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Bomb explodes near Acropolis in central Athens

Police set up cordafter bomb exploded home Greek shipowner opposite Acropolis central Athens Wednesday March 27 2013. No one was

Police set up a cordon after a bomb exploded at the home of a Greek shipowner, opposite the Acropolis in central Athens on Wednesday, March 27, 2013. No one was hurt in the evening blast that followed a warning telephone call to an Athens newspaper. Small bomb attacks by far-left and anarchist groups are common in Greece. (AP Photo/Dimitri Messinis)

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ATHENS, Greece (AP) — A bomb exploded outside a Greek ship owner’s house near a crowded pedestrian area under the Acropolis in central Athens on Wednesday night, causing minor damage but no injuries, police said.

The explosion a few hundred meters from the country’s most famous monument occurred at about 8:30 p.m., after a warning call to a Greek newspaper.

There was no immediate claim of responsibility for the blast, which follows a string of bomb attacks in the financially-struggling country by anarchist groups that have caused no major injuries or loss of life.

Police spokesman Panagiotis Papapetropoulos said officers were able before the blast to evacuate one or two people from the building and to seal off the area.

“Judging by the minor extent of the damage, it can’t have been a very strong explosive device,” he said.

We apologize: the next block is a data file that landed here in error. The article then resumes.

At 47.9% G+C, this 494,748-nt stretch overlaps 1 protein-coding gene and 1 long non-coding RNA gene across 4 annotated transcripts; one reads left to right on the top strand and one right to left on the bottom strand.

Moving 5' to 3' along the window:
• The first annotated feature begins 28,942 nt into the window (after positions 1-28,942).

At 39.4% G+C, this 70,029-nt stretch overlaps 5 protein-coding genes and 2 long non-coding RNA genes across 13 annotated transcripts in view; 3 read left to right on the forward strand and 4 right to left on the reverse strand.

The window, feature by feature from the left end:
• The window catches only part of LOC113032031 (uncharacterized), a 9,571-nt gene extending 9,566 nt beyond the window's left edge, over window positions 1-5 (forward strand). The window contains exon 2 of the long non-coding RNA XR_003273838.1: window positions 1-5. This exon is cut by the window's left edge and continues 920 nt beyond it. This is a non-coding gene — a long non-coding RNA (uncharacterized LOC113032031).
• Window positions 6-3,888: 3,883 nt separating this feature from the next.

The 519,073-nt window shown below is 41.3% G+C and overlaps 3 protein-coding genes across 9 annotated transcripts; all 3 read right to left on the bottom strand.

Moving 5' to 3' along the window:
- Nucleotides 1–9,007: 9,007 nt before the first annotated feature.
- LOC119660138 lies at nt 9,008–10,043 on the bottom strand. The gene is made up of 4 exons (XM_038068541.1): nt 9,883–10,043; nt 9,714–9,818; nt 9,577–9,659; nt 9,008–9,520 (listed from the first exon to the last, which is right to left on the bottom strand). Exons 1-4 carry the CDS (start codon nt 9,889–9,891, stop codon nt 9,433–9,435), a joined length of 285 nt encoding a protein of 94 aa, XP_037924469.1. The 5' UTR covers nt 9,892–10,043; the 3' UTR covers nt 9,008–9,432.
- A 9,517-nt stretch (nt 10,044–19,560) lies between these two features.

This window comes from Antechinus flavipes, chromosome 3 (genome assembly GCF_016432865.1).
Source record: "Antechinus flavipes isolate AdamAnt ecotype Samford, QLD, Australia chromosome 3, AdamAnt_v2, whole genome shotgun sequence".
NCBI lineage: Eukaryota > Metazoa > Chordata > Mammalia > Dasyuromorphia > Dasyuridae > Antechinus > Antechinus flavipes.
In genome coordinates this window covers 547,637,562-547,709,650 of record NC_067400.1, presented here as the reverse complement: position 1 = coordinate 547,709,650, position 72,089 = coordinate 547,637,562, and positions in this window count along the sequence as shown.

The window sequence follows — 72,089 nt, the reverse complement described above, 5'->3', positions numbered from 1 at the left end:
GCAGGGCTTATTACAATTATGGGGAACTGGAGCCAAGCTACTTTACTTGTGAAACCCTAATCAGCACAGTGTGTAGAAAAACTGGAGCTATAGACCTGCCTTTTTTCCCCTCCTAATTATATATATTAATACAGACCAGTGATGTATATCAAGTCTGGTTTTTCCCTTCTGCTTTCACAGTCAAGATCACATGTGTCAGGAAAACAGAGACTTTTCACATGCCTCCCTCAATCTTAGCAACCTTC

The house belongs to a member of the Tsakos ship owning family, police said.

The blast, which was heard across the city center, occurred very close to one of the Greek capital’s favorite pedestrian walks that skirts the key tourist site of the Acropolis. At the time of the explosion, the walkway was busy with strolling families and tourists.

Greece is suffering an acute financial crisis, and imposed deeply resented austerity measures over the past three years to secure international bailouts that are shielding it from bankruptcy. Domestic anarchist groups have carried out dozens of attacks on police and other symbols of state authority or wealth in recent years, especially following the 2008 fatal police shooting of an Athens teenager and during the financial crisis.

The attacks have continued, albeit slightly abated, despite the arrests of more than 20 young Greeks accused of belonging to the most active group — Conspiracy Nuclei of Fire.

Earlier this month, militant anarchists claimed responsibility for a bombing at a package shipping firm in Athens, and threatened further attacks on judges, police and prosecution witnesses in a terrorism trial.

In January, another such group planted a bomb in an Athens shopping mall that lightly wounded two security guards.



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